The following points highlight the four important phases of mitosis. The phases are: 1. Prophase 2. Metaphase 3. Anaphase 4. Telophase.
Mitosis: Phase # 1. Prophase:
During prophase, the individual chromosome appears in double threaded structure composed of two chromatids from the beginning. During this phase, the volume of the chromosomes too increases considerably and there is initiation of coiling leading to shortening and thickening of chromatids. As prophase advances there is a tendency of chromosomes to move towards the periphery of the nucleus.
Mitosis: Phase # 2. Metaphase:
The onset of metaphase marks the dissolution of nuclear membrane and nucleolus, formation of spindle, and chromosomes arrange themselves in the centre of cell-equator, the centromere being attached, to the spindle fibres which constitute the spindle.
The arrangement of the centromeres is in the form of a ring which together constitute the metaphase plate. Based on the position of the centromeres, chromosomes appear as V or J or simple rod-like depending on the morphology of chromosome metacentric, acrocentric or telocentric. The chromosomes at metaphase are highly spiralized.
Mitosis: Phase # 3. Anaphase:
The onset of anaphase marks the division of chromosome into two longitudinal halves, and triggers their movements towards the two opposite poles. The movement of the homologous centromeres to the opposite poles is facilitated by shortening of the fibres thus dragging the chromosomes towards the poles. The completion of the movement of chromosomes to the two opposite poles marks the end of anaphase.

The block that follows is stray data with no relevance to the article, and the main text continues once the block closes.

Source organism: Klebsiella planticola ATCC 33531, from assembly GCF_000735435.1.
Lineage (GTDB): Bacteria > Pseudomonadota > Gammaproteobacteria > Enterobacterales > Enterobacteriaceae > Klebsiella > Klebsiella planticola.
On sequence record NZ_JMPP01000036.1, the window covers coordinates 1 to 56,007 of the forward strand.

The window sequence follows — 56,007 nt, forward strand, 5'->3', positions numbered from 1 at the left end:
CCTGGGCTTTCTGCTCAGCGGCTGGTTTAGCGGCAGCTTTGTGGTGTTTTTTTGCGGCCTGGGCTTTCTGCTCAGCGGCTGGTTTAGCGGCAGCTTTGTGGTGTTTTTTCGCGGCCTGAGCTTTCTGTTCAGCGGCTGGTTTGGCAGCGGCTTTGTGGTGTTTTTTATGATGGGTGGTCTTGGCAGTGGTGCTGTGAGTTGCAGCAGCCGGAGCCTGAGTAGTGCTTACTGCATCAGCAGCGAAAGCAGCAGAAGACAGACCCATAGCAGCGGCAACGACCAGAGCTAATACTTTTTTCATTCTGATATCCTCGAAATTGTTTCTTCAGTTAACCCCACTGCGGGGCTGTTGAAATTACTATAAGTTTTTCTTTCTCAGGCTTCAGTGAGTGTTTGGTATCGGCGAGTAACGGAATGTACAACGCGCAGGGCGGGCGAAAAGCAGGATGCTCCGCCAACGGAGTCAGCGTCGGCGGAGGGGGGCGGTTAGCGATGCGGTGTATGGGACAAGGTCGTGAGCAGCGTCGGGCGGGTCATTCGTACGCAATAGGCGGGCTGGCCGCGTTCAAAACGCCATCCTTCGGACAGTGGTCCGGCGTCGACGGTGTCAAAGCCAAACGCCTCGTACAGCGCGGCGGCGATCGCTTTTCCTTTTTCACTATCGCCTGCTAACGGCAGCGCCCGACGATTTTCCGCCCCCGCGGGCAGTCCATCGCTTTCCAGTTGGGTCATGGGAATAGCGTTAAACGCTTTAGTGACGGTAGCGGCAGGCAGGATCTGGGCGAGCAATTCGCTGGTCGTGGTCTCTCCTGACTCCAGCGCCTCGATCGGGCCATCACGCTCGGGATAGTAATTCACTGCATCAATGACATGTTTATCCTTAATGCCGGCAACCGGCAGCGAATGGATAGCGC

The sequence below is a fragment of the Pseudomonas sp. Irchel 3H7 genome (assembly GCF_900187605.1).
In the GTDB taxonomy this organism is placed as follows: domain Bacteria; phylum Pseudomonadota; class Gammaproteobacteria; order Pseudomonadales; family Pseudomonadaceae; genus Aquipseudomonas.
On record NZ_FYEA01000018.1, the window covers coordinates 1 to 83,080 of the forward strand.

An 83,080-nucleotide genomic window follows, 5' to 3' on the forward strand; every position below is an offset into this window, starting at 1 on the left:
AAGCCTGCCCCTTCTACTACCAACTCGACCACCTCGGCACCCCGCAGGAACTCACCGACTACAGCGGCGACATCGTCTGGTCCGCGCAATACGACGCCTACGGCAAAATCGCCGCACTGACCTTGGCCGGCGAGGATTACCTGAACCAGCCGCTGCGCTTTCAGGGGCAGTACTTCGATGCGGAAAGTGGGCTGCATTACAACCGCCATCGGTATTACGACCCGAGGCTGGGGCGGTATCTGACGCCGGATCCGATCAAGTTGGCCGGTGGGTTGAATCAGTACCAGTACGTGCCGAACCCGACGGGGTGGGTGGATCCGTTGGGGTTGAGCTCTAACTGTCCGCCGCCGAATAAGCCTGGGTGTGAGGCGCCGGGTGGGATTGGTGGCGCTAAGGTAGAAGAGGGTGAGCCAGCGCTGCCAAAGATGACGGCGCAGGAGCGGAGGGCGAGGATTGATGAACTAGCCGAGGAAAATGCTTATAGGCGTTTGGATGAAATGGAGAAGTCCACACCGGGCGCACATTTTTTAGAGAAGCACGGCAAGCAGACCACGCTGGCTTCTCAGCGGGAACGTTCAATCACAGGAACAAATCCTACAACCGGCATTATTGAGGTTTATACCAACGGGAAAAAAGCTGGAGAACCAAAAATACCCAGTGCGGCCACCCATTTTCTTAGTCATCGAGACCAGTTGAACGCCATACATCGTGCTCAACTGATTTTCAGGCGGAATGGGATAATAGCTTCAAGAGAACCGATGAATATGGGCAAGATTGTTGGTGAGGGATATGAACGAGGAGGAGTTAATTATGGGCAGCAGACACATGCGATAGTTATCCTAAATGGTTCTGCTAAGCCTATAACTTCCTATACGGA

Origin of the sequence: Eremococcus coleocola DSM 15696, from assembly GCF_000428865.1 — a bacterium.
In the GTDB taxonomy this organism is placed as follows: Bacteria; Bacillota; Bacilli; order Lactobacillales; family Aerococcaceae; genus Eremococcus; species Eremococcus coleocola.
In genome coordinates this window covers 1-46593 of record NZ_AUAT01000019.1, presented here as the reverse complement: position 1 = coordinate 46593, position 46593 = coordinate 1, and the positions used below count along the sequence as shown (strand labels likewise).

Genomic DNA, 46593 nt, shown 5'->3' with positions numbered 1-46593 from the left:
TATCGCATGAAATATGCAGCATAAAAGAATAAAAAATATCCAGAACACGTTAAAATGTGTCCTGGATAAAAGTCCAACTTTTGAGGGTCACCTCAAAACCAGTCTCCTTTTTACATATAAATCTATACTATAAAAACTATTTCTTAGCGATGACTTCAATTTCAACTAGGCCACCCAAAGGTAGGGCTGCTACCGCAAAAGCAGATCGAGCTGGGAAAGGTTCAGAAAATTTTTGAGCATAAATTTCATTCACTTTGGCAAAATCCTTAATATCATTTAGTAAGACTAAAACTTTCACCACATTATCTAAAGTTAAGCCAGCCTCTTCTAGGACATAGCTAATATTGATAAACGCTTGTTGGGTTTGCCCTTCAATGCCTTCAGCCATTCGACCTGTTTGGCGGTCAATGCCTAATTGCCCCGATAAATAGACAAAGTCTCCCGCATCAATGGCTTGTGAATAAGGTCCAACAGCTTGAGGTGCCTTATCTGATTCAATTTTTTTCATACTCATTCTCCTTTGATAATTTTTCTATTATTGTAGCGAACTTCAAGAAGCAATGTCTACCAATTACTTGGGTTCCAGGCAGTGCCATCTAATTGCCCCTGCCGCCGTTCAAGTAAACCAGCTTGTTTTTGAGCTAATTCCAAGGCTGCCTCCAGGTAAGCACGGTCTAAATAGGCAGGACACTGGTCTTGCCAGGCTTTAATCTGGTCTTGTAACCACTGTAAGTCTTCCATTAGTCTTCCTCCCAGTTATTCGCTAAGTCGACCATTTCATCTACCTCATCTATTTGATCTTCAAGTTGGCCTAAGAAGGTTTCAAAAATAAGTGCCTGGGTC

Mitosis: Phase # 4. Telophase:
During telophase, the two sets of chromatids at the two poles become organized into two sets of chromosomes, start uncoiling from the coiled state and lose their chromaticity. De-spiralization and de-condensation along with hydration are associated with the formation of nuclear membrane and nucleolus resulting in two daughter nuclei.
The telophase stage is followed later by the formation of cell plate, dividing the cell into two daughter cells, each carrying the same chromosome numbers as the original.
The process of chromosome duplication without cell division is called endomitosis. In this process a cell with successive S phases without entering into divisional phase subjected to endopolyploidy. This resulted in polytene chromosomes as found typically in the salivary gland of Drosophila as well as in tapetum, endosperm and suspensor of many plants.
They arise due to repeated longitudinal splitting’s of chromatids and consequent non-separation of split portions.